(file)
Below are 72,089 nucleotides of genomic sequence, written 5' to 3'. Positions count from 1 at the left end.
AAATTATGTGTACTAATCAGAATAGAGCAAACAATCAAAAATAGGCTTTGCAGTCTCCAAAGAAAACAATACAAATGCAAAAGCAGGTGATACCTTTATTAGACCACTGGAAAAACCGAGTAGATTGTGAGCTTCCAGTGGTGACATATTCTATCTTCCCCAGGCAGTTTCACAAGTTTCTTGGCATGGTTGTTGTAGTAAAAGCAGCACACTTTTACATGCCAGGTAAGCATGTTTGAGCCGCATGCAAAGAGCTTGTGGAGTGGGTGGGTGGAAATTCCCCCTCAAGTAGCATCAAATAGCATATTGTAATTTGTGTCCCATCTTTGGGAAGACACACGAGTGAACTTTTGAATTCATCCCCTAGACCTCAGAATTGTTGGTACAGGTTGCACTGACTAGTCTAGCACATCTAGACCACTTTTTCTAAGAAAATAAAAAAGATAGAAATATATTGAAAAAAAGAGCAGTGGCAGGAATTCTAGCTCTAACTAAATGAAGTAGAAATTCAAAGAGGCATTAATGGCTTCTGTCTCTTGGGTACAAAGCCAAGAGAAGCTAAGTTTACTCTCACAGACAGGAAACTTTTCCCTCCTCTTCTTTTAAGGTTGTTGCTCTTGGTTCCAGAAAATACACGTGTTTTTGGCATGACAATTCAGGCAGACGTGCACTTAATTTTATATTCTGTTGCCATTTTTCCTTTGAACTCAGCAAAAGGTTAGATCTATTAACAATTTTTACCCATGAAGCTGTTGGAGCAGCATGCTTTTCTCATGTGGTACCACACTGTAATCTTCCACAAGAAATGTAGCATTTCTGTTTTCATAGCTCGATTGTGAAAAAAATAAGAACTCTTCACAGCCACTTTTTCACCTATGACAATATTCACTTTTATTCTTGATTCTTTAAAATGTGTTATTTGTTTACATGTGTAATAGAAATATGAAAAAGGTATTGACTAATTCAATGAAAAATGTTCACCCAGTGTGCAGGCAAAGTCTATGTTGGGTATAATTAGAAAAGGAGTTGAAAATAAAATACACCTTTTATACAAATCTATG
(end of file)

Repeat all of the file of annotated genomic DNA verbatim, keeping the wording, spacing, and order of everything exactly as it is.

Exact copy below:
Below are 72,089 nucleotides of genomic sequence, written 5' to 3'. Positions count from 1 at the left end.
AAATTATGTGTACTAATCAGAATAGAGCAAACAATCAAAAATAGGCTTTGCAGTCTCCAAAGAAAACAATACAAATGCAAAAGCAGGTGATACCTTTATTAGACCACTGGAAAAACCGAGTAGATTGTGAGCTTCCAGTGGTGACATATTCTATCTTCCCCAGGCAGTTTCACAAGTTTCTTGGCATGGTTGTTGTAGTAAAAGCAGCACACTTTTACATGCCAGGTAAGCATGTTTGAGCCGCATGCAAAGAGCTTGTGGAGTGGGTGGGTGGAAATTCCCCCTCAAGTAGCATCAAATAGCATATTGTAATTTGTGTCCCATCTTTGGGAAGACACACGAGTGAACTTTTGAATTCATCCCCTAGACCTCAGAATTGTTGGTACAGGTTGCACTGACTAGTCTAGCACATCTAGACCACTTTTTCTAAGAAAATAAAAAAGATAGAAATATATTGAAAAAAAGAGCAGTGGCAGGAATTCTAGCTCTAACTAAATGAAGTAGAAATTCAAAGAGGCATTAATGGCTTCTGTCTCTTGGGTACAAAGCCAAGAGAAGCTAAGTTTACTCTCACAGACAGGAAACTTTTCCCTCCTCTTCTTTTAAGGTTGTTGCTCTTGGTTCCAGAAAATACACGTGTTTTTGGCATGACAATTCAGGCAGACGTGCACTTAATTTTATATTCTGTTGCCATTTTTCCTTTGAACTCAGCAAAAGGTTAGATCTATTAACAATTTTTACCCATGAAGCTGTTGGAGCAGCATGCTTTTCTCATGTGGTACCACACTGTAATCTTCCACAAGAAATGTAGCATTTCTGTTTTCATAGCTCGATTGTGAAAAAAATAAGAACTCTTCACAGCCACTTTTTCACCTATGACAATATTCACTTTTATTCTTGATTCTTTAAAATGTGTTATTTGTTTACATGTGTAATAGAAATATGAAAAAGGTATTGACTAATTCAATGAAAAATGTTCACCCAGTGTGCAGGCAAAGTCTATGTTGGGTATAATTAGAAAAGGAGTTGAAAATAAAATACACCTTTTATACAAATCTATG